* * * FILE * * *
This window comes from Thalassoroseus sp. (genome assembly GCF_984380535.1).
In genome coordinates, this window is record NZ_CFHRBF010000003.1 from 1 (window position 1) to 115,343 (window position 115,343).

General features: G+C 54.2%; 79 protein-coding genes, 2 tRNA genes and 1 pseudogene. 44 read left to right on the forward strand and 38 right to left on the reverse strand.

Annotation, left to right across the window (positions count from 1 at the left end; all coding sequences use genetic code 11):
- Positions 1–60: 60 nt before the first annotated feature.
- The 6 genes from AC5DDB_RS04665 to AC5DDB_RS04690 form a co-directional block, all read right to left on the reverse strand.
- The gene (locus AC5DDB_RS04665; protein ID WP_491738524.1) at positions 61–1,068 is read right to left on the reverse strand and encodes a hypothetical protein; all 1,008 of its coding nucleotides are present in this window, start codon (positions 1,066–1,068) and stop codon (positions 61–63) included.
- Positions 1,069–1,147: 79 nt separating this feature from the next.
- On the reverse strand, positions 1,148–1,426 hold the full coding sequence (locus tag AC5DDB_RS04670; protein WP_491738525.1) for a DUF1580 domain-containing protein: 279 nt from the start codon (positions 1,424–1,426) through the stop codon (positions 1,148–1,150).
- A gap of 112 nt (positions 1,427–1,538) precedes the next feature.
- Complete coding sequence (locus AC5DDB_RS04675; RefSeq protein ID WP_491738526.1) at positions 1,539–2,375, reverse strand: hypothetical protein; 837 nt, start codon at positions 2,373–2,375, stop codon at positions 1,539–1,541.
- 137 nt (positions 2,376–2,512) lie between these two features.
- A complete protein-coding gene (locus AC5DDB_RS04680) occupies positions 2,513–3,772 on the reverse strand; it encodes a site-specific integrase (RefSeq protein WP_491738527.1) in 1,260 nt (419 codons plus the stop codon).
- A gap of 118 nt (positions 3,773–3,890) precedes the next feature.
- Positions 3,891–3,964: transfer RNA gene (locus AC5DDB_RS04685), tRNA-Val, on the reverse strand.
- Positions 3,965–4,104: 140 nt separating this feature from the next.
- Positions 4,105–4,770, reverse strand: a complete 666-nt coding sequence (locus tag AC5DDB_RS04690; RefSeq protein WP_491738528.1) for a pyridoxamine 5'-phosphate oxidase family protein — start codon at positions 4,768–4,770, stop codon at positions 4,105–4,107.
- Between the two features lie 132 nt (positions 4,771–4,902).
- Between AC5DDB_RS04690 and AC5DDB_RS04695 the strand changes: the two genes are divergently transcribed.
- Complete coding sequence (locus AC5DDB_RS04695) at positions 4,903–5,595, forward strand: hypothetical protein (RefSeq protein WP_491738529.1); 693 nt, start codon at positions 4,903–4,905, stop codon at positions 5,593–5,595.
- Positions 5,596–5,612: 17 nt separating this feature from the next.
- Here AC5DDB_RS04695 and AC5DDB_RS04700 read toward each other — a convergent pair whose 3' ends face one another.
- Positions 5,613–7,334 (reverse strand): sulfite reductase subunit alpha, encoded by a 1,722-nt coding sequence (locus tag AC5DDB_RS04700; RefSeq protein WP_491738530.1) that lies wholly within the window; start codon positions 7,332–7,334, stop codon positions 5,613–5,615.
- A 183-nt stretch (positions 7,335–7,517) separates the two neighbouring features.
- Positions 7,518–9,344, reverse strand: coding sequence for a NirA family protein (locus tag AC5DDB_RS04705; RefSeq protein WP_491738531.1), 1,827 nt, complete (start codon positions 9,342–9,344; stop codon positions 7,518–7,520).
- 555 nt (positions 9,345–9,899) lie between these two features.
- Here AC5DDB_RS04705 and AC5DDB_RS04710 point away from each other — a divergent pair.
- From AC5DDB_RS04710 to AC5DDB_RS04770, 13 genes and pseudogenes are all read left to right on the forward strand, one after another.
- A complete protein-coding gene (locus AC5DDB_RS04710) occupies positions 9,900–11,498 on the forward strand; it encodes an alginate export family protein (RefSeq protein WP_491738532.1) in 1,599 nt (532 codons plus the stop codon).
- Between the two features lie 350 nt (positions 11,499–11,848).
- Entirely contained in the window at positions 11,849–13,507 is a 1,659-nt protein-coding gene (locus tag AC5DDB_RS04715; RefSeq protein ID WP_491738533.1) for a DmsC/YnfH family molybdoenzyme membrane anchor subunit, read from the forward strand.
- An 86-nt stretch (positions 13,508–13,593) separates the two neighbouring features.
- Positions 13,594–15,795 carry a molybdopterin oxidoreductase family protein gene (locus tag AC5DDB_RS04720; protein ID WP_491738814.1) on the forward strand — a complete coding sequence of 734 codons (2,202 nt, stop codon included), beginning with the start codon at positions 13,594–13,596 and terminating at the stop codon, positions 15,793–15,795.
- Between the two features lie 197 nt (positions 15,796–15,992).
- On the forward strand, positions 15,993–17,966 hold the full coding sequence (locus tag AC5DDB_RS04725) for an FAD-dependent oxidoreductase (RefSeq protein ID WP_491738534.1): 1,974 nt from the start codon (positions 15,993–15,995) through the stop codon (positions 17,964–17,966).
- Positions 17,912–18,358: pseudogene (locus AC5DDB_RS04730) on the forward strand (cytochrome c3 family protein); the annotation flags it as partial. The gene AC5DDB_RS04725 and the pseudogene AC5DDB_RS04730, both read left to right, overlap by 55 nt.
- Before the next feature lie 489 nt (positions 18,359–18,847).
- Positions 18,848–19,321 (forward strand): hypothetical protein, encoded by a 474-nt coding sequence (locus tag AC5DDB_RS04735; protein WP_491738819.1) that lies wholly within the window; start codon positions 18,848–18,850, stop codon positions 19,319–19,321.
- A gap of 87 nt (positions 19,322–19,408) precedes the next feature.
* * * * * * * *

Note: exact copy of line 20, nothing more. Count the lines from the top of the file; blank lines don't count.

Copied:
- Complete coding sequence (locus AC5DDB_RS04695) at positions 4,903–5,595, forward strand: hypothetical protein (RefSeq protein WP_491738529.1); 693 nt, start codon at positions 4,903–4,905, stop codon at positions 5,593–5,595.